Labor Day weekend marks the end of the summer driving season, and soon, gasoline prices are expected to drop after spending most of the summer above $3 per gallon.
“Across the country, we switch over to winter blend gasoline, demand drops off, and you start seeing some relief at the pump,” said Jim Garrity, a spokesperson for AAA East-Central, which serves Pennsylvania, Ohio, West Virginia, New York and Kentucky.
Fewer drivers tend to go on road trips after Labor Day, and gas stations will stock up on a different type of gasoline to keep engines operating smoothly in colder temperatures.
Refineries produce summer- or winter-blend gasoline depending on the time of year. The switch to the winter variety takes place mid-September in Pennsylvania.
“It is more expensive to make summer-blend gasoline,” Garrity said. “That comes down to the chemicals that they’re putting into it and also the availability of it across the country.”
While prices are expected to drop, it’s possible something unexpected could drive them back up, he said.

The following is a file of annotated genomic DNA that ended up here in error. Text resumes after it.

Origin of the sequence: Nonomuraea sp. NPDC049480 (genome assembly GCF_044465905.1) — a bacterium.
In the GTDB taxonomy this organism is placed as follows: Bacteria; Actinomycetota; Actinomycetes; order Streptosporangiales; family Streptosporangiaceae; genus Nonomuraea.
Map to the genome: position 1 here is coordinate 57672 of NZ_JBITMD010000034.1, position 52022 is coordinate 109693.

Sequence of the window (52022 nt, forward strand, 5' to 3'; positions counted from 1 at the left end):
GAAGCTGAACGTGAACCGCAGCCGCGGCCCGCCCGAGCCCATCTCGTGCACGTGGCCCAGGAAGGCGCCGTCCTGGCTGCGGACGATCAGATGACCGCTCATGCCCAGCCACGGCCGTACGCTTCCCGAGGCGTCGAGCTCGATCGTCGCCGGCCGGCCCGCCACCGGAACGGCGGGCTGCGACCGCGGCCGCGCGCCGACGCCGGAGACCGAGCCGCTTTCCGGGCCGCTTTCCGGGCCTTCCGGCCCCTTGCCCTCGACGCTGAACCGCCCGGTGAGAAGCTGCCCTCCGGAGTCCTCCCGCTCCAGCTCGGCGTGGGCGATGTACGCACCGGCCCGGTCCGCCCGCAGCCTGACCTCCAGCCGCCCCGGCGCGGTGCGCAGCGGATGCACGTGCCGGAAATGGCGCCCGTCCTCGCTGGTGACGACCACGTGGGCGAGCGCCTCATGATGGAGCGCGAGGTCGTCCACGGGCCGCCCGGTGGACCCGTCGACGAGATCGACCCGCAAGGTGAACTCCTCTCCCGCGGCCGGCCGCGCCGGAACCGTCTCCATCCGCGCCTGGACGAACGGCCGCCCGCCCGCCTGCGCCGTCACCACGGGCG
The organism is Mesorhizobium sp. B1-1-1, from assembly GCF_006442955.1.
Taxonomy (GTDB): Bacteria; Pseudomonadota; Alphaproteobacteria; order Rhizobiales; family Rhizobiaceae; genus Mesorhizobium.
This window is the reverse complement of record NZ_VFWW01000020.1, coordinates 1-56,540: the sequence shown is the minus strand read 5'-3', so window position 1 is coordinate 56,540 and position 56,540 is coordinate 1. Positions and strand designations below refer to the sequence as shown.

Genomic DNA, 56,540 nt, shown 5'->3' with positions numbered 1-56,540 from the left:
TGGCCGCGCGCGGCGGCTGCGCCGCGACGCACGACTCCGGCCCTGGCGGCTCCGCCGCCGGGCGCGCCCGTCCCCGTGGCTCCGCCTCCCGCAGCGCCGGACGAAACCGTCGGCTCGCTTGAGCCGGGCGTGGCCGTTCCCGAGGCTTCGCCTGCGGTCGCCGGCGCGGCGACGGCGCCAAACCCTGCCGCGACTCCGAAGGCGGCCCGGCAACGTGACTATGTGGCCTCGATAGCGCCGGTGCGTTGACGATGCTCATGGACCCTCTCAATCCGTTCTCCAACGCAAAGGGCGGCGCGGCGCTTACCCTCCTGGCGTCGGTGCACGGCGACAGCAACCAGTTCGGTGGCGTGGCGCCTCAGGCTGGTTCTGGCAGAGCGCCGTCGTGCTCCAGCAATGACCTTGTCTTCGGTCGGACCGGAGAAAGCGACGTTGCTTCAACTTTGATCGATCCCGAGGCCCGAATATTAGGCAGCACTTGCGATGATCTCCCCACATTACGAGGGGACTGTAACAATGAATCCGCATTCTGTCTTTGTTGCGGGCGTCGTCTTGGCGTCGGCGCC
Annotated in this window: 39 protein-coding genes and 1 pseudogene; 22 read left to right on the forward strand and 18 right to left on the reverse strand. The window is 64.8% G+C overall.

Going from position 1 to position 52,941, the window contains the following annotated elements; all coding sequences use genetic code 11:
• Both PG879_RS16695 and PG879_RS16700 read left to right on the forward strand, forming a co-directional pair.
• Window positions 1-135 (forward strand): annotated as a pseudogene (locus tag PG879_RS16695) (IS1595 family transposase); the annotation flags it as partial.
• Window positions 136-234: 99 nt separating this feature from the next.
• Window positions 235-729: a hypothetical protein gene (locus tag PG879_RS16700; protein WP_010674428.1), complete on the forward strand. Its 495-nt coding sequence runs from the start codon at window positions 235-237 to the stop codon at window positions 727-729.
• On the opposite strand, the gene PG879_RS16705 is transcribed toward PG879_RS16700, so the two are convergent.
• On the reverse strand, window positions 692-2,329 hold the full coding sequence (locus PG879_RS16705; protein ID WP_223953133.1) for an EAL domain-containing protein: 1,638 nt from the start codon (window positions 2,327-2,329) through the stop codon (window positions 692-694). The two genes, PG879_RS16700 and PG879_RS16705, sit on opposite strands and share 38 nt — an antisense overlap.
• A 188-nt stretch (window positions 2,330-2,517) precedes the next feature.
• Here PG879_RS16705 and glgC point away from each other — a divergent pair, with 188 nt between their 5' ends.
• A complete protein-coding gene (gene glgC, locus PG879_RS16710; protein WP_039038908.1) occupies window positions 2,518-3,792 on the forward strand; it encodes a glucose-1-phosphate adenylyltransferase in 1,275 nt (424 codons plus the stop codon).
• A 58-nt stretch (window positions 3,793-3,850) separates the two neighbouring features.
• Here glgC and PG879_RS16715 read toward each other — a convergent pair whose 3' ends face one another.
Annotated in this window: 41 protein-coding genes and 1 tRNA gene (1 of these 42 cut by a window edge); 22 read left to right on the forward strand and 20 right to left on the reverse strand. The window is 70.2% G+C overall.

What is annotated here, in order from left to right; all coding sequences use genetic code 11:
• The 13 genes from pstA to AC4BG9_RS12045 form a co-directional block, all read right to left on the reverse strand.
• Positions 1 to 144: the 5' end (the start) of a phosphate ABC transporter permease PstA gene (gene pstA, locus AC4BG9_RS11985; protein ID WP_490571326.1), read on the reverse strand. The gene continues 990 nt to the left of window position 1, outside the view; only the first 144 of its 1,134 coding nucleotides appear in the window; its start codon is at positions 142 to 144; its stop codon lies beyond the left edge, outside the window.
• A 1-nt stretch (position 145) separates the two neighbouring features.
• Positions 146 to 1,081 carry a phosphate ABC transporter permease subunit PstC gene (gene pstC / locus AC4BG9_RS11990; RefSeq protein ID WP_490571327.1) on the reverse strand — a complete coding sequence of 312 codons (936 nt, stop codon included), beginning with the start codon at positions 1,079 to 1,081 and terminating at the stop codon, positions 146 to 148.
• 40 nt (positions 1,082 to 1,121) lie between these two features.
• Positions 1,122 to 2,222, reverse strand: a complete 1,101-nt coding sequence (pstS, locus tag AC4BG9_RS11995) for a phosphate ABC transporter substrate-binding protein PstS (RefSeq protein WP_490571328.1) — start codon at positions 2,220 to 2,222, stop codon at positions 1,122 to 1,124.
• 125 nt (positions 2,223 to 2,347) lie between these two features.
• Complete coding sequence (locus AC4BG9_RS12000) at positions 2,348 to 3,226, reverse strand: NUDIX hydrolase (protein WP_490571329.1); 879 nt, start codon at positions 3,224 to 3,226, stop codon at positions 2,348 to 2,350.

This time last year, Hurricane Harvey hit the Gulf Coast. It shut down refineries and pipelines, and drivers briefly felt some pain at the pump.
Despite a lack of extreme storms so far this summer, gasoline is pricier this year thanks to higher crude oil prices.
The last time drivers paid as much as they have for fuel this summer was in 2014, when the price of oil was sky-high. A global oversupply, due in large part to the shale fracking boom in places like Texas and North Dakota, sent oil prices plummeting for several years.
Those prices began to recover last year as OPEC nations held back oil production in an effort to reduce the oversupply.
Higher oil prices tend to correlate with higher gasoline prices, as refineries have to pay more to obtain crude oil so they can process it into gasoline and other products.